With the advent of treatment planning, issues regarding the natural history of the disease continue to be discussed in the first visit with the physician, but far more focused issues surrounding the stage of the disease and the goals of therapy have become the bulk of the initial discussion. In the second visit, a treatment plan is given to the patient as part of a formal chemotherapy teaching session. This session may be led in our office by either a physician or a nurse practitioner. Patients have often stated that they absorbed only part of what was discussed during the first visit with the physician. In the second visit, the patient is in a better place to ask questions regarding the natural history of the disease, the risk of recurrence, and the intent of the treatment, as well as to formally review the acute adverse effects of chemotherapy and discuss the late and long-term effects of chemotherapy. A follow-up plan is discussed in the context of treatment. This may include survivorship planning, restaging intervals for the patient with a palliative-intent treatment plan, or scans and interventions for the patient with a curative-intent treatment plan.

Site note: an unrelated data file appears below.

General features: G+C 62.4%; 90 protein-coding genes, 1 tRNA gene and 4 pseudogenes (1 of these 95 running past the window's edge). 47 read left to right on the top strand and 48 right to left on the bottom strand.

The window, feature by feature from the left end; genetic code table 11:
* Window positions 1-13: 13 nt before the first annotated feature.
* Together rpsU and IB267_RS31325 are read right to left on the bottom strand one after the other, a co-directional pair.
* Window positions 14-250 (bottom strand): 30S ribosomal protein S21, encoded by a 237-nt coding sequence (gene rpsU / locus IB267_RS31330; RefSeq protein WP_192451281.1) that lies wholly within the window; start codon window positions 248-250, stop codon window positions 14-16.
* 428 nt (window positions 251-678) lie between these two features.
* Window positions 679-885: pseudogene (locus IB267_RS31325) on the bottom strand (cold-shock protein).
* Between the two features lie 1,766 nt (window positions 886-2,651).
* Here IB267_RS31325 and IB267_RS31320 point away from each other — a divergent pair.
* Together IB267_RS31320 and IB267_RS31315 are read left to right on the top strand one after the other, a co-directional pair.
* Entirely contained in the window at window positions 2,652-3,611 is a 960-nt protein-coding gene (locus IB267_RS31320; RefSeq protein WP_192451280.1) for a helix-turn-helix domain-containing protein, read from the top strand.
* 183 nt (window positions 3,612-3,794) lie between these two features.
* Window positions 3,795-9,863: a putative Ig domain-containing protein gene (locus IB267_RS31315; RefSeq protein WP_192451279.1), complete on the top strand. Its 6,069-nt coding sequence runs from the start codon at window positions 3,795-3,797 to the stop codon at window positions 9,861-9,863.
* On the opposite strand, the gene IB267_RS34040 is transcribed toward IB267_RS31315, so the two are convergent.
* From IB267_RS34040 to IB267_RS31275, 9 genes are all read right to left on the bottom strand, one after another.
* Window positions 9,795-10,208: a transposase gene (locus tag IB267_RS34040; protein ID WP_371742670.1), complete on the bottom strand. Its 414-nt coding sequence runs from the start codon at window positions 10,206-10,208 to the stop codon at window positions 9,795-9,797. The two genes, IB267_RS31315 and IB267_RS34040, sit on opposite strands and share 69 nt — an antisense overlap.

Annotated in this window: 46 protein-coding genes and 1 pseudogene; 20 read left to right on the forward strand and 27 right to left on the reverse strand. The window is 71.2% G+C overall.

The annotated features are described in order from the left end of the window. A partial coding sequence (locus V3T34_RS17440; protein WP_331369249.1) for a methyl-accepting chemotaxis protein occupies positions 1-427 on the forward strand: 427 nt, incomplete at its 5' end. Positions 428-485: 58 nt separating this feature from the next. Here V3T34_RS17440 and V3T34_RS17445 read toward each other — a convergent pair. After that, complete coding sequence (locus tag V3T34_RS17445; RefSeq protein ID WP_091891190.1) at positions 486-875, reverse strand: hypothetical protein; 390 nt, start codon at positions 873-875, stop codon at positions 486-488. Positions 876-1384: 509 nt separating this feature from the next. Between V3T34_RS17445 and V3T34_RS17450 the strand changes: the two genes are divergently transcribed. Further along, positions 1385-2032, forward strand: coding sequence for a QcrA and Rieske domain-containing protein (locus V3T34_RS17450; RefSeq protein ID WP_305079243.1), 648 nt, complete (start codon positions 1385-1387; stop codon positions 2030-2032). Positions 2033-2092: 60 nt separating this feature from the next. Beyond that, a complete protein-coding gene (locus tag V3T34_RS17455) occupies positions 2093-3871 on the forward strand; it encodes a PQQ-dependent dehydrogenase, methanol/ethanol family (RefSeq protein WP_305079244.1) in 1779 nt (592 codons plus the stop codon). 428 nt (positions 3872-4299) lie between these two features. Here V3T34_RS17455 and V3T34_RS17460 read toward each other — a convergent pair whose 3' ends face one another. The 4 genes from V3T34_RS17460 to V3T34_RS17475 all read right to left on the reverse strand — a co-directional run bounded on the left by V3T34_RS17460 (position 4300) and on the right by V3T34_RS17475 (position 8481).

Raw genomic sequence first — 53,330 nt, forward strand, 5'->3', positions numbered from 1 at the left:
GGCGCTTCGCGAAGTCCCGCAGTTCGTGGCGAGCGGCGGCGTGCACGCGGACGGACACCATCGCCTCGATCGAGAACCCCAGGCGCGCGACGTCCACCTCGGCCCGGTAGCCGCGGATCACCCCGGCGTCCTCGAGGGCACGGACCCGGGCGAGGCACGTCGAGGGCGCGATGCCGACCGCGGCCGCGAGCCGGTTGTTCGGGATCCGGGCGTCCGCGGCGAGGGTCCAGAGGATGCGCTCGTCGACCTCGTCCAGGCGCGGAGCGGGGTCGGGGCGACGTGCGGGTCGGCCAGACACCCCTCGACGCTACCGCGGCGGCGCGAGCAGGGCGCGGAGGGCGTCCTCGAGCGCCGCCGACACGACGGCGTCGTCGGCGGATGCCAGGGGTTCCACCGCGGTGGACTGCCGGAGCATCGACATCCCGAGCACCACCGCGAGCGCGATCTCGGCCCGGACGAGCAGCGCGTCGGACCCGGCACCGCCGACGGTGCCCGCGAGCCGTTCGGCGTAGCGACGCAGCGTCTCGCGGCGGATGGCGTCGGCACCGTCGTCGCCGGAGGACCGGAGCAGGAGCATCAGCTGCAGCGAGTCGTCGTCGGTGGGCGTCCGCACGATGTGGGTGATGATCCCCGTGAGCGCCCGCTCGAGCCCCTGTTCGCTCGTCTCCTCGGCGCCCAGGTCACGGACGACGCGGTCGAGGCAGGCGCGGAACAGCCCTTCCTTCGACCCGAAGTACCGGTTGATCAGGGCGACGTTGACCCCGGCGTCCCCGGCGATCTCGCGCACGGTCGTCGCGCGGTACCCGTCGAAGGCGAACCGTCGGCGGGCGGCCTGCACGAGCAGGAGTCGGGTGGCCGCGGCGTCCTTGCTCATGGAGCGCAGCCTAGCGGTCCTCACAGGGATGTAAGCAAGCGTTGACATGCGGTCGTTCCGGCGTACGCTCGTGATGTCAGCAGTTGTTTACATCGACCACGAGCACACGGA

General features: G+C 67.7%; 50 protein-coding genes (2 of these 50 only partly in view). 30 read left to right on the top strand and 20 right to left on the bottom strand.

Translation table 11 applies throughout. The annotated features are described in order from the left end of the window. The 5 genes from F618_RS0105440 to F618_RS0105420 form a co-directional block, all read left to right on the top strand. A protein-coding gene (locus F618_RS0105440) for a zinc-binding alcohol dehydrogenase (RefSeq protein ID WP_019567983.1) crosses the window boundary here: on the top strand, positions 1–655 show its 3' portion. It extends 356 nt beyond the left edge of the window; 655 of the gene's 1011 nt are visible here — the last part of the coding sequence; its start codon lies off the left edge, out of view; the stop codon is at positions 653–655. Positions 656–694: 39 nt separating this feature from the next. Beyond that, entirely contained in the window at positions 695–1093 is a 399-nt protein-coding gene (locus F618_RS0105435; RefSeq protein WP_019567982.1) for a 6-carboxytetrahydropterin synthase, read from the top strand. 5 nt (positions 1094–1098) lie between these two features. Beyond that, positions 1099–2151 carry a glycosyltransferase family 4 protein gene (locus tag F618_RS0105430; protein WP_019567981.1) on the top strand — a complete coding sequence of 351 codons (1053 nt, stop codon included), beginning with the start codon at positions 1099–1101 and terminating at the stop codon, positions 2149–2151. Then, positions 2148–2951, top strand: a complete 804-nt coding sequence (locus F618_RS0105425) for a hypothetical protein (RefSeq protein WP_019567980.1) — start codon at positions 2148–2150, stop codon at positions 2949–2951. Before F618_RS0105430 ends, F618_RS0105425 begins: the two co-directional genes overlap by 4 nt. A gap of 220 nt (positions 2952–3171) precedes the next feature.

The benefit of discussing long-term effects of chemotherapy in a setting separate from the initial visit became immediately obvious to all involved, as patients discussed their disease in the context of the health continuum rather than in terms of an immediate and imminently fatal event. Patients have recounted that it was helpful to see their physicians thinking of their disease in the context of their overall lives rather than as an acute traumatic event. The ability to communicate information to patients in a written form has also produced tangible benefits. Patients have often returned for subsequent visits either during their course of therapy or after completion of treatment with questions about disease stage, initial intent of therapy, and potential long-term adverse effects that they might otherwise not have brought to medical attention. For example, early discussion of the potential cognitive effects of chemotherapy now often leads to additional discussion many months after completion of treatment of issues the patient might otherwise have been reluctant to share with his or her provider. Patients have recounted not feeling “foolish” about subtle cognitive issues—which they may previously have ignored—causing anxiety about disease recurrence.